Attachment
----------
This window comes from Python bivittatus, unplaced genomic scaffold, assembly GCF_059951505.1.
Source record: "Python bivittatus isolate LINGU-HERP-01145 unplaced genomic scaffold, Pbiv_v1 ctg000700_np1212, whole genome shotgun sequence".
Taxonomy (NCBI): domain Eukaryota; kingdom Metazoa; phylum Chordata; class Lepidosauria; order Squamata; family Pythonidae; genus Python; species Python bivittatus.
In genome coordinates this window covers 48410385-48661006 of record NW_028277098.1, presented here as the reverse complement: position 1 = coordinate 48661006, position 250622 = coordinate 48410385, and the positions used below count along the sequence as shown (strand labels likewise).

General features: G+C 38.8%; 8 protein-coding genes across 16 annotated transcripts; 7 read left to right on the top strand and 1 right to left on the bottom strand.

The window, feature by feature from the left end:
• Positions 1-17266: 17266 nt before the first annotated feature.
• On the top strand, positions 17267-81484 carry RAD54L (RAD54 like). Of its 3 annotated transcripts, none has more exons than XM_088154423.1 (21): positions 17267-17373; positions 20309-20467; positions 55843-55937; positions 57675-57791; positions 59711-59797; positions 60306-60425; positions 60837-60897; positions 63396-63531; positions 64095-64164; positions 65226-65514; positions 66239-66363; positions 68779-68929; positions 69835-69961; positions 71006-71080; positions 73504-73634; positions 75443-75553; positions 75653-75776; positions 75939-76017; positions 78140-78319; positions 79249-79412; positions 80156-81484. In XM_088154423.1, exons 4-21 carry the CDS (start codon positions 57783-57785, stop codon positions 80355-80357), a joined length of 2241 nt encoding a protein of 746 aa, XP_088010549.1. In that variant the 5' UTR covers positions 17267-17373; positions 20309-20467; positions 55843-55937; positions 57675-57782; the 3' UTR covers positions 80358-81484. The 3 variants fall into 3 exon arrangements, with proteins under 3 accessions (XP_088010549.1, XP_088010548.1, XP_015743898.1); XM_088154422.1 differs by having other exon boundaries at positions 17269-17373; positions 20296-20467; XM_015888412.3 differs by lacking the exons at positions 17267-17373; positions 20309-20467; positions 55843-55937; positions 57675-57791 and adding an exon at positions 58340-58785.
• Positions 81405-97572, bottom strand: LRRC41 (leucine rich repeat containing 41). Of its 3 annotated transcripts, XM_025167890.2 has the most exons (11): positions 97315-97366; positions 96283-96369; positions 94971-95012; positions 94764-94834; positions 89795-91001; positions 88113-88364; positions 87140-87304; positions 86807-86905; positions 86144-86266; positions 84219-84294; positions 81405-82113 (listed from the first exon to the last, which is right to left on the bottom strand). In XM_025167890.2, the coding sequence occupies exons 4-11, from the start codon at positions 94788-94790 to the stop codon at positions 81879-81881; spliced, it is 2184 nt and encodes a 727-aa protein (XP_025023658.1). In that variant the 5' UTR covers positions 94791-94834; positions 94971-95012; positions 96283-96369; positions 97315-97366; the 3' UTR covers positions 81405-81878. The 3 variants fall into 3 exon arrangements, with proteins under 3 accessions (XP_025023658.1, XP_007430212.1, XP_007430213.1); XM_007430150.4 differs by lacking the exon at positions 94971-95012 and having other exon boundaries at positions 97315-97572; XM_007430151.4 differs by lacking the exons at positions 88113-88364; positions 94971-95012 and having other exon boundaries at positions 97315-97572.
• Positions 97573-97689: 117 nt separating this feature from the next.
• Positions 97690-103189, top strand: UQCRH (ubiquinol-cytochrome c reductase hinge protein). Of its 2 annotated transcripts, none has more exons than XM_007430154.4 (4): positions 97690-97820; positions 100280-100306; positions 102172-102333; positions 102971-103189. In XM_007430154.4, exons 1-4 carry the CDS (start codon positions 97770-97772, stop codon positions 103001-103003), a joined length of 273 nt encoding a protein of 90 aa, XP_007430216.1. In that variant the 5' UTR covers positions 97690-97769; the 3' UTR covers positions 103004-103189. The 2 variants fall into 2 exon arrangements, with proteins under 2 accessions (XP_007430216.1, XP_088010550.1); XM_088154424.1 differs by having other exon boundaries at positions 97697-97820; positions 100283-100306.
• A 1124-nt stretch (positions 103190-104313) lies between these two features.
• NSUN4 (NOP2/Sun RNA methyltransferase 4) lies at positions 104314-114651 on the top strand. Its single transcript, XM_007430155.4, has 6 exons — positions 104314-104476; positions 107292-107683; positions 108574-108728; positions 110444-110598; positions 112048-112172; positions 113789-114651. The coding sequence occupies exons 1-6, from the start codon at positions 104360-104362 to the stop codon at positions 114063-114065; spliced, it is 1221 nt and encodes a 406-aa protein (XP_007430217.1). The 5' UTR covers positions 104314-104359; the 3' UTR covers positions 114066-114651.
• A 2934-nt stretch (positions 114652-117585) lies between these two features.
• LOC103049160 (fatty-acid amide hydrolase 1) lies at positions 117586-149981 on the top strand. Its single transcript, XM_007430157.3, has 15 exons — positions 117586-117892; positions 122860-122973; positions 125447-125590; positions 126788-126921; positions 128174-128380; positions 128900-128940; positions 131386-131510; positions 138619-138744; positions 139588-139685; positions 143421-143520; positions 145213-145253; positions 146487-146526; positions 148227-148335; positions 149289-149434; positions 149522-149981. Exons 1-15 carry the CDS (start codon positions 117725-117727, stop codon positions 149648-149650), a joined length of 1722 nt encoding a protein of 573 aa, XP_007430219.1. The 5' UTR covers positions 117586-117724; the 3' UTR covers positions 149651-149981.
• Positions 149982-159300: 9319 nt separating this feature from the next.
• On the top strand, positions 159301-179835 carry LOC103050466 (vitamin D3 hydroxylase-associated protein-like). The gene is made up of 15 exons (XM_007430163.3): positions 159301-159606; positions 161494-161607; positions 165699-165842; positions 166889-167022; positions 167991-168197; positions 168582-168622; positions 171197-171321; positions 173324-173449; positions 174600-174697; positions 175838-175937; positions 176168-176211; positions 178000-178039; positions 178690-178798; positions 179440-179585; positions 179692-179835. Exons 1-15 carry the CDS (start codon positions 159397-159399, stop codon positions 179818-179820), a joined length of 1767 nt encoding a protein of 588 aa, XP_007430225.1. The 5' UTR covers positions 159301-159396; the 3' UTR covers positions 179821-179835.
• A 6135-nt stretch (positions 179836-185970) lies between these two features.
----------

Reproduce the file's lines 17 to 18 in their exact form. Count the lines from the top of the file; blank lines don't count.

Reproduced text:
• On the top strand, positions 159301-179835 carry LOC103050466 (vitamin D3 hydroxylase-associated protein-like). The gene is made up of 15 exons (XM_007430163.3): positions 159301-159606; positions 161494-161607; positions 165699-165842; positions 166889-167022; positions 167991-168197; positions 168582-168622; positions 171197-171321; positions 173324-173449; positions 174600-174697; positions 175838-175937; positions 176168-176211; positions 178000-178039; positions 178690-178798; positions 179440-179585; positions 179692-179835. Exons 1-15 carry the CDS (start codon positions 159397-159399, stop codon positions 179818-179820), a joined length of 1767 nt encoding a protein of 588 aa, XP_007430225.1. The 5' UTR covers positions 159301-159396; the 3' UTR covers positions 179821-179835.
• A 6135-nt stretch (positions 179836-185970) lies between these two features.